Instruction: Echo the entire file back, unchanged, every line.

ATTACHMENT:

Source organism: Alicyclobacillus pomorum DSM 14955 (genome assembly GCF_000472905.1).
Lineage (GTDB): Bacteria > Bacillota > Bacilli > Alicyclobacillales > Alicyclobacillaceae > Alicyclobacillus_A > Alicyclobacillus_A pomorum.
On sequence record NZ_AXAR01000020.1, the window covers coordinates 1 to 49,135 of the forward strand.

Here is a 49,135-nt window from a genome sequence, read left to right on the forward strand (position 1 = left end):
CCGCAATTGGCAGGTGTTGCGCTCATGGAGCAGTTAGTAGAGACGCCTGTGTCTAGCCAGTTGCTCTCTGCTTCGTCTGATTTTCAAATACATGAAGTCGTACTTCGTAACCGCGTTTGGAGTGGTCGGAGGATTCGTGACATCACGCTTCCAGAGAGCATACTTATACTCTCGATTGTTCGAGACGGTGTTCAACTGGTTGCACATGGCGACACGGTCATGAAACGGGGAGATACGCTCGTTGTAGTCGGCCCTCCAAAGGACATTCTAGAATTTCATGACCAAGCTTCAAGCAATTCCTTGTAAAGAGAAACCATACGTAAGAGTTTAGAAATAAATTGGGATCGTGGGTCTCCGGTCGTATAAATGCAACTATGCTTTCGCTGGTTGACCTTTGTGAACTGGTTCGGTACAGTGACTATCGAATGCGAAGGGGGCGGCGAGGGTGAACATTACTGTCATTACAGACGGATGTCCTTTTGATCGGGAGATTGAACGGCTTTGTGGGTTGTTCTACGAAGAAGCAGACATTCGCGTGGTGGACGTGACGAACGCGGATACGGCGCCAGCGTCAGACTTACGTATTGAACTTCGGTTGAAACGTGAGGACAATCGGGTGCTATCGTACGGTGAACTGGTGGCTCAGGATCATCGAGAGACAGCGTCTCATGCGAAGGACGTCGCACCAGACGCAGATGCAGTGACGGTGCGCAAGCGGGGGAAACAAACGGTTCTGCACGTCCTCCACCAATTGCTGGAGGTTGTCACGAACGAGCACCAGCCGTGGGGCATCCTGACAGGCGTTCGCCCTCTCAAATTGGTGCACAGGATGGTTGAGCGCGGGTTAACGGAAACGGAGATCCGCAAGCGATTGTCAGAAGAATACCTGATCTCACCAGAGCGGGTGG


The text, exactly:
Source organism: Alicyclobacillus pomorum DSM 14955 (genome assembly GCF_000472905.1).
Lineage (GTDB): Bacteria > Bacillota > Bacilli > Alicyclobacillales > Alicyclobacillaceae > Alicyclobacillus_A > Alicyclobacillus_A pomorum.
On sequence record NZ_AXAR01000020.1, the window covers coordinates 1 to 49,135 of the forward strand.

Here is a 49,135-nt window from a genome sequence, read left to right on the forward strand (position 1 = left end):
CCGCAATTGGCAGGTGTTGCGCTCATGGAGCAGTTAGTAGAGACGCCTGTGTCTAGCCAGTTGCTCTCTGCTTCGTCTGATTTTCAAATACATGAAGTCGTACTTCGTAACCGCGTTTGGAGTGGTCGGAGGATTCGTGACATCACGCTTCCAGAGAGCATACTTATACTCTCGATTGTTCGAGACGGTGTTCAACTGGTTGCACATGGCGACACGGTCATGAAACGGGGAGATACGCTCGTTGTAGTCGGCCCTCCAAAGGACATTCTAGAATTTCATGACCAAGCTTCAAGCAATTCCTTGTAAAGAGAAACCATACGTAAGAGTTTAGAAATAAATTGGGATCGTGGGTCTCCGGTCGTATAAATGCAACTATGCTTTCGCTGGTTGACCTTTGTGAACTGGTTCGGTACAGTGACTATCGAATGCGAAGGGGGCGGCGAGGGTGAACATTACTGTCATTACAGACGGATGTCCTTTTGATCGGGAGATTGAACGGCTTTGTGGGTTGTTCTACGAAGAAGCAGACATTCGCGTGGTGGACGTGACGAACGCGGATACGGCGCCAGCGTCAGACTTACGTATTGAACTTCGGTTGAAACGTGAGGACAATCGGGTGCTATCGTACGGTGAACTGGTGGCTCAGGATCATCGAGAGACAGCGTCTCATGCGAAGGACGTCGCACCAGACGCAGATGCAGTGACGGTGCGCAAGCGGGGGAAACAAACGGTTCTGCACGTCCTCCACCAATTGCTGGAGGTTGTCACGAACGAGCACCAGCCGTGGGGCATCCTGACAGGCGTTCGCCCTCTCAAATTGGTGCACAGGATGGTTGAGCGCGGGTTAACGGAAACGGAGATCCGCAAGCGATTGTCAGAAGAATACCTGATCTCACCAGAGCGGGTGG